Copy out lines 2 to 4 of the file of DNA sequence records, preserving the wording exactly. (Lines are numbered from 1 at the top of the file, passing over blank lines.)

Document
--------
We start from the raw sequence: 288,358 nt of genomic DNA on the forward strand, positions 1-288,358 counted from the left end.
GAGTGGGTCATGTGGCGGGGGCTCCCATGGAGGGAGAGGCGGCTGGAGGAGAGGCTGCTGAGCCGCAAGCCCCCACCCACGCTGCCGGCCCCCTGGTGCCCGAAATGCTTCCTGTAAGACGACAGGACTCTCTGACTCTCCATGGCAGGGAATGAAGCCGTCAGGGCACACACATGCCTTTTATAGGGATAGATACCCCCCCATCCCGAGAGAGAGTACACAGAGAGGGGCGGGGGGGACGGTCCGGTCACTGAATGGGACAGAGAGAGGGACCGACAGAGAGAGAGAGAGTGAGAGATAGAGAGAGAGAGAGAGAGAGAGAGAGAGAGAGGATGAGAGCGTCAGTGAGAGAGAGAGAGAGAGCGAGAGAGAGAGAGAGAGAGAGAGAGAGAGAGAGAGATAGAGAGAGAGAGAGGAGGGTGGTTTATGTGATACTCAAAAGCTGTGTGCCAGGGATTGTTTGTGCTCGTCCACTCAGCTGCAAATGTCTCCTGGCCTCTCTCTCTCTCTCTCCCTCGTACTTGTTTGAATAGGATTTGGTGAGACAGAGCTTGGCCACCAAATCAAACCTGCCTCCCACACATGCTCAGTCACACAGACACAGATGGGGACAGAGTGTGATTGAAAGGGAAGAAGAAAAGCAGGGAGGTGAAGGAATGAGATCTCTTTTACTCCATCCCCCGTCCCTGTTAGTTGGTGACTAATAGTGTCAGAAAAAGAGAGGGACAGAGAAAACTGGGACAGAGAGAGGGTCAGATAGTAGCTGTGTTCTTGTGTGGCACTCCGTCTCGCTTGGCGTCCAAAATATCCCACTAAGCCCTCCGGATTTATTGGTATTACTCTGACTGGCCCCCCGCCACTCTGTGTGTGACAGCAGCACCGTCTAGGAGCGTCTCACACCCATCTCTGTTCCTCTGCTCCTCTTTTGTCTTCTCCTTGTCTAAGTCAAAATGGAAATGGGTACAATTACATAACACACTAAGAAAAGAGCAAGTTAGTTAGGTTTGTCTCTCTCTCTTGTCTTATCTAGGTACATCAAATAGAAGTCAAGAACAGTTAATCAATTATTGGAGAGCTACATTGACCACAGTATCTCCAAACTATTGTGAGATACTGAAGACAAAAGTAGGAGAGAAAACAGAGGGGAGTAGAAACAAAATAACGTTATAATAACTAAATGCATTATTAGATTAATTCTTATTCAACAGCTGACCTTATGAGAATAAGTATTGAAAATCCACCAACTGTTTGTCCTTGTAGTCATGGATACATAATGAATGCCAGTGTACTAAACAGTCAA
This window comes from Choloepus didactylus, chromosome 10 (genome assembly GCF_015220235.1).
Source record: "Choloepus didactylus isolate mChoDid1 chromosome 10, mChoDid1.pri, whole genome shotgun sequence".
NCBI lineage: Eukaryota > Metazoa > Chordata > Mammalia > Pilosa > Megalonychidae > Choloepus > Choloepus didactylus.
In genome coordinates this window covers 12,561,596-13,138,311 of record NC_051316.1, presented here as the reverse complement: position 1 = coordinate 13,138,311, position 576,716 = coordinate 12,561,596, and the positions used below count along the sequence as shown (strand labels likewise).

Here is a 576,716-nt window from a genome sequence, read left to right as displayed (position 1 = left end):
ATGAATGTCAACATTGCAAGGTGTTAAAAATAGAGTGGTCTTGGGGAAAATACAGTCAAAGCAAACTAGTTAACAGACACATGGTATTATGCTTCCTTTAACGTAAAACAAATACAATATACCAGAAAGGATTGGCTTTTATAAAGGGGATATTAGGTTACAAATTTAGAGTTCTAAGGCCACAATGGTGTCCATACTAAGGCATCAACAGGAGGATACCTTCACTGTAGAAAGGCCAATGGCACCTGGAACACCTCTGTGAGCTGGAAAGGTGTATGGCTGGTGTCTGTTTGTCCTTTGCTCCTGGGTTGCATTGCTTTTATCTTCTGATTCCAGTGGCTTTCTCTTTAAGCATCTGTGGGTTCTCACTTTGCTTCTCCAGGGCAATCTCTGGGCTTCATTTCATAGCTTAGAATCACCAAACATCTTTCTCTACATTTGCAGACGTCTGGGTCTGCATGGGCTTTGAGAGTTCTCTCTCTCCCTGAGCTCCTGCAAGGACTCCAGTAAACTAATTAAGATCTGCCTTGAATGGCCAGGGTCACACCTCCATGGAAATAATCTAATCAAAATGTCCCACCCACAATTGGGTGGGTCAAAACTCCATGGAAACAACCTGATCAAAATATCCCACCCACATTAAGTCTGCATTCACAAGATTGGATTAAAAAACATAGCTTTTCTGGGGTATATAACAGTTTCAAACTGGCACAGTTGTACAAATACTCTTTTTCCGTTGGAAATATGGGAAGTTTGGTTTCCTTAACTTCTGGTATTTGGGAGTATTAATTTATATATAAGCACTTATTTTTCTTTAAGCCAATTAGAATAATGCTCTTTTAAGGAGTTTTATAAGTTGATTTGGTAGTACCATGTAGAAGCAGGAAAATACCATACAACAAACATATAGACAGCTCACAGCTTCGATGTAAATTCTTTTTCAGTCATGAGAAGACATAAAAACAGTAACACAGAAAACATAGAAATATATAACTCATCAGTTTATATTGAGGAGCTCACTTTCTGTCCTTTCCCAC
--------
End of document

GAGTGGGTCATGTGGCGGGGGCTCCCATGGAGGGAGAGGCGGCTGGAGGAGAGGCTGCTGAGCCGCAAGCCCCCACCCACGCTGCCGGCCCCCTGGTGCCCGAAATGCTTCCTGTAAGACGACAGGACTCTCTGACTCTCCATGGCAGGGAATGAAGCCGTCAGGGCACACACATGCCTTTTATAGGGATAGATACCCCCCCATCCCGAGAGAGAGTACACAGAGAGGGGCGGGGGGGACGGTCCGGTCACTGAATGGGACAGAGAGAGGGACCGACAGAGAGAGAGAGAGTGAGAGATAGAGAGAGAGAGAGAGAGAGAGAGAGAGAGAGGATGAGAGCGTCAGTGAGAGAGAGAGAGAGAGCGAGAGAGAGAGAGAGAGAGAGAGAGAGAGAGAGAGATAGAGAGAGAGAGAGGAGGGTGGTTTATGTGATACTCAAAAGCTGTGTGCCAGGGATTGTTTGTGCTCGTCCACTCAGCTGCAAATGTCTCCTGGCCTCTCTCTCTCTCTCTCCCTCGTACTTGTTTGAATAGGATTTGGTGAGACAGAGCTTGGCCACCAAATCAAACCTGCCTCCCACACATGCTCAGTCACACAGACACAGATGGGGACAGAGTGTGATTGAAAGGGAAGAAGAAAAGCAGGGAGGTGAAGGAATGAGATCTCTTTTACTCCATCCCCCGTCCCTGTTAGTTGGTGACTAATAGTGTCAGAAAAAGAGAGGGACAGAGAAAACTGGGACAGAGAGAGGGTCAGATAGTAGCTGTGTTCTTGTGTGGCACTCCGTCTCGCTTGGCGTCCAAAATATCCCACTAAGCCCTCCGGATTTATTGGTATTACTCTGACTGGCCCCCCGCCACTCTGTGTGTGACAGCAGCACCGTCTAGGAGCGTCTCACACCCATCTCTGTTCCTCTGCTCCTCTTTTGTCTTCTCCTTGTCTAAGTCAAAATGGAAATGGGTACAATTACATAACACACTAAGAAAAGAGCAAGTTAGTTAGGTTTGTCTCTCTCTCTTGTCTTATCTAGGTACATCAAATAGAAGTCAAGAACAGTTAATCAATTATTGGAGAGCTACATTGACCACAGTATCTCCAAACTATTGTGAGATACTGAAGACAAAAGTAGGAGAGAAAACAGAGGGGAGTAGAAACAAAATAACGTTATAATAACTAAATGCATTATTAGATTAATTCTTATTCAACAGCTGACCTTATGAGAATAAGTATTGAAAATCCACCAACTGTTTGTCCTTGTAGTCATGGATACATAATGAATGCCAGTGTACTAAACAGTCAA
This window comes from Choloepus didactylus, chromosome 10 (genome assembly GCF_015220235.1).
Source record: "Choloepus didactylus isolate mChoDid1 chromosome 10, mChoDid1.pri, whole genome shotgun sequence".